Magdeburg is not high on most people’s list of places to visit in Germany. The town was extensively damaged by wartime bombing and is only slowly recovering from 40 years of Communist neglect. Nevertheless, anyone interested in German history or the Reformation has to visit this historic city.
|Magdeburg in 1572|
Originally a trading center, Magdeburg is first mentioned in 805. Later the town became the site of a famous Benedictine monastery built by Emperor Otto I, the Great (912 – 73) in 937. It was elevated to an archbishopric in 968 and played an important role as a center for evangelism in Eastern Europe.
As a powerful and rich member of the Hanseatic League, which was a confederation of free trading cities, the city prospered. Its people welcomed the Reformation as early as 1524.
|General Johann Tserclaes Count Tilly (1559-1632)|
Almost a century later, Imperial Catholic armies under General Johann Tserclaes Tilly (1559-1632) stormed the city on May 20, 1631, after a six-month siege. At the time of the attack, the defenders were engaged in discussions about a possible surrender. They were taken by surprise and quickly overwhelmed after a fierce battle that lasted a few hours. The city fell, and Tilly retired to the cathedral to say Mass as his troops went on the rampage. A fire started and within hours destroyed the entire city, except for the cathedral and one other church. Over 30,000 people perished in the carnage and the fire.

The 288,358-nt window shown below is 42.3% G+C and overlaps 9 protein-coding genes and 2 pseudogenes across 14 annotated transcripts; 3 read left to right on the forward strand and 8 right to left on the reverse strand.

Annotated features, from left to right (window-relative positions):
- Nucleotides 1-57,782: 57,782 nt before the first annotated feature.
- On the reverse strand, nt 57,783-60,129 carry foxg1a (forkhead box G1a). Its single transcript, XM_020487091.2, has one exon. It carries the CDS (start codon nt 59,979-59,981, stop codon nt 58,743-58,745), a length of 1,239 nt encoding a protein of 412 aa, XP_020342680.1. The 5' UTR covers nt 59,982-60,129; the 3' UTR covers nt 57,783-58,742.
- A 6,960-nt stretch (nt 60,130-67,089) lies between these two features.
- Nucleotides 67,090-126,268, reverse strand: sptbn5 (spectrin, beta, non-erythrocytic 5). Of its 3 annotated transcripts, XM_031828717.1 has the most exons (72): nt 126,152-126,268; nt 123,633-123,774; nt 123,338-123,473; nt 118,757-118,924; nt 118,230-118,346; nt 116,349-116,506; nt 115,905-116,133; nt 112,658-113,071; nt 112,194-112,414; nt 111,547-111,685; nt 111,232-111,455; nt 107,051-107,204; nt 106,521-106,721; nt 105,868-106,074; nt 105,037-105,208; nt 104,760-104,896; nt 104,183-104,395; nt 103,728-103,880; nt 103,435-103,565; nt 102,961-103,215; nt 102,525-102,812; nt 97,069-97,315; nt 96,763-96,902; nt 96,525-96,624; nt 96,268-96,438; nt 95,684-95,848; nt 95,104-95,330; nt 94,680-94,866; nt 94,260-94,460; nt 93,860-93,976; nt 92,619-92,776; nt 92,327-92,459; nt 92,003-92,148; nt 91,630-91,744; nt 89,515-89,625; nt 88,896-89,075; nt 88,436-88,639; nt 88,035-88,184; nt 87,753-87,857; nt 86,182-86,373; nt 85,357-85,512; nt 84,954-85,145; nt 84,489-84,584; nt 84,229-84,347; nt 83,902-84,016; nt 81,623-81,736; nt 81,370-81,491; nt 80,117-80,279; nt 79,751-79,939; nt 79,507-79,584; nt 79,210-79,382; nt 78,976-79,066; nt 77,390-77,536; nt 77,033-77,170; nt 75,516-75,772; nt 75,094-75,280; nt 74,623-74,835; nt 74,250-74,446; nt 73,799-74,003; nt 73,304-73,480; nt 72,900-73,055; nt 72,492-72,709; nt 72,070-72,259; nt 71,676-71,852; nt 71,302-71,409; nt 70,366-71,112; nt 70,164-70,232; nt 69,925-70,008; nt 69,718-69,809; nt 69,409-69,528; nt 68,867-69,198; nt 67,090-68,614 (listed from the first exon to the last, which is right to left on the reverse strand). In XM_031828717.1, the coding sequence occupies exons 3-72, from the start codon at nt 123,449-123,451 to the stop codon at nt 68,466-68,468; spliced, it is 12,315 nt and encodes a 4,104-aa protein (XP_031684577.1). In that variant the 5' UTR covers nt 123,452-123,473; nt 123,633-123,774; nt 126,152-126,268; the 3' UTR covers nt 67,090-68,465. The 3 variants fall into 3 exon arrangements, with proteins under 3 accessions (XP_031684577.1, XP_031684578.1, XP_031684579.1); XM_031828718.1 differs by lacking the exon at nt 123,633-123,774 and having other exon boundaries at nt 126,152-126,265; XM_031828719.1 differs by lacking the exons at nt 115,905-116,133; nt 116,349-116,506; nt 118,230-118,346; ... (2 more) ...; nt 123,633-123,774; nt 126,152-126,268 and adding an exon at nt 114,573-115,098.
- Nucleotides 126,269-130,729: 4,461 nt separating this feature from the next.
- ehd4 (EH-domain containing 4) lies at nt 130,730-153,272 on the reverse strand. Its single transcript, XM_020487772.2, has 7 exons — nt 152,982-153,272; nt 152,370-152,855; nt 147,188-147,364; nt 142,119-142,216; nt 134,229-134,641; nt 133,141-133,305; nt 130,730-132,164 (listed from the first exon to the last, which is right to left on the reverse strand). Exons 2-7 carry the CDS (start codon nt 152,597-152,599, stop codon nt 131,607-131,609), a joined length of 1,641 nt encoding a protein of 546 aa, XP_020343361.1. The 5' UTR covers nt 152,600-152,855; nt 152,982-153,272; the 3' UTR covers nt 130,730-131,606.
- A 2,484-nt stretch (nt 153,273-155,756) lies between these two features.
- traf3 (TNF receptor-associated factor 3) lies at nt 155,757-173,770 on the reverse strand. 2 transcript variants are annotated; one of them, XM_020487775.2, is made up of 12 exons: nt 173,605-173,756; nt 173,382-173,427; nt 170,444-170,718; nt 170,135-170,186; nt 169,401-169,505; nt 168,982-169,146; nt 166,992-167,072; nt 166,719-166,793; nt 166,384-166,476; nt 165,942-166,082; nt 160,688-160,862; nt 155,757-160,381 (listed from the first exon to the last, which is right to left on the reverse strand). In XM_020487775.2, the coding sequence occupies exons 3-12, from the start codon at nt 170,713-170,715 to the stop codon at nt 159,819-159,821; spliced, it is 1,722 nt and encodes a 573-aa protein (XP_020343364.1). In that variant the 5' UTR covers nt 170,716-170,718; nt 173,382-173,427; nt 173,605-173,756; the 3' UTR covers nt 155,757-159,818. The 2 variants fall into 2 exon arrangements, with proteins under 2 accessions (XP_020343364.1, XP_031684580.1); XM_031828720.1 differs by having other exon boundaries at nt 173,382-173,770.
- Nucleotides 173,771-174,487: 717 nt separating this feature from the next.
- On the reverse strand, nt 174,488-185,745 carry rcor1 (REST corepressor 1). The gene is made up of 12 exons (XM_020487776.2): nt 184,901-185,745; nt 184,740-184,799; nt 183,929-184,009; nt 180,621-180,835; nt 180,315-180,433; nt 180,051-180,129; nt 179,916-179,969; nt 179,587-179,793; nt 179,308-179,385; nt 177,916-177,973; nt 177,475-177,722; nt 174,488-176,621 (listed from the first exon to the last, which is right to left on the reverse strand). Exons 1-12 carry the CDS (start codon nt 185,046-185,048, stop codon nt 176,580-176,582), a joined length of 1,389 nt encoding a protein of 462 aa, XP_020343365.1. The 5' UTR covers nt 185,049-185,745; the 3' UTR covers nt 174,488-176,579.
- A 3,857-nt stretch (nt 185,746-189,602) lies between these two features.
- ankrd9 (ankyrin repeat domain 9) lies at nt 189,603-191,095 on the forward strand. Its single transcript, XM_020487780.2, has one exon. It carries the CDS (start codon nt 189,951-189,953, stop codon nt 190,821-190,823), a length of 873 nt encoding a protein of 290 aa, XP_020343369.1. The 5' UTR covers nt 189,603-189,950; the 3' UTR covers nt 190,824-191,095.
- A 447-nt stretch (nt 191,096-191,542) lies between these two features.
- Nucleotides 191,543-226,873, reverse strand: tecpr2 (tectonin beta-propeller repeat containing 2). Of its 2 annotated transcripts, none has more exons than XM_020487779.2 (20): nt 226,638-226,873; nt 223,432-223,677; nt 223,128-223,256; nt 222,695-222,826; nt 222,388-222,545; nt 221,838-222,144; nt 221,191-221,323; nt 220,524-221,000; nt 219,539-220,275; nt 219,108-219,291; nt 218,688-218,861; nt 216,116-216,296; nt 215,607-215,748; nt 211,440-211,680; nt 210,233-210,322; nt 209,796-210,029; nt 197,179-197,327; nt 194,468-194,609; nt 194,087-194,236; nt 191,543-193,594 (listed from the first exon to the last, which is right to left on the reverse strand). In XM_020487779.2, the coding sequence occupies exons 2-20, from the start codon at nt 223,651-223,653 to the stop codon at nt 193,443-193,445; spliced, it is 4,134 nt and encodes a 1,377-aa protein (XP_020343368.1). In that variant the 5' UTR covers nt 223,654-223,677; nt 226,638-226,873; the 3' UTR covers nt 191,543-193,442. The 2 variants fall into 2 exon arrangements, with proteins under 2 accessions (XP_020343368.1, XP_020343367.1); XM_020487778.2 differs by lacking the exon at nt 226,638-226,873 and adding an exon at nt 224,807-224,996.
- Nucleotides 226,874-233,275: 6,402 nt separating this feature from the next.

News about the fate of Protestant Magdeburg was seized upon by the Swedish King Gustavus Adolphus (1594-1632) and Protestant propagandists as an example of “Catholic barbarity” and quickly spread throughout Europe. Thus, the destruction of Magdeburg became the 17th-century equivalent of the dropping of the atomic bomb on Japan and the fate of the Jews in AuschwitzTo be continued …
|Gustavus Adolphus (1594-1632)|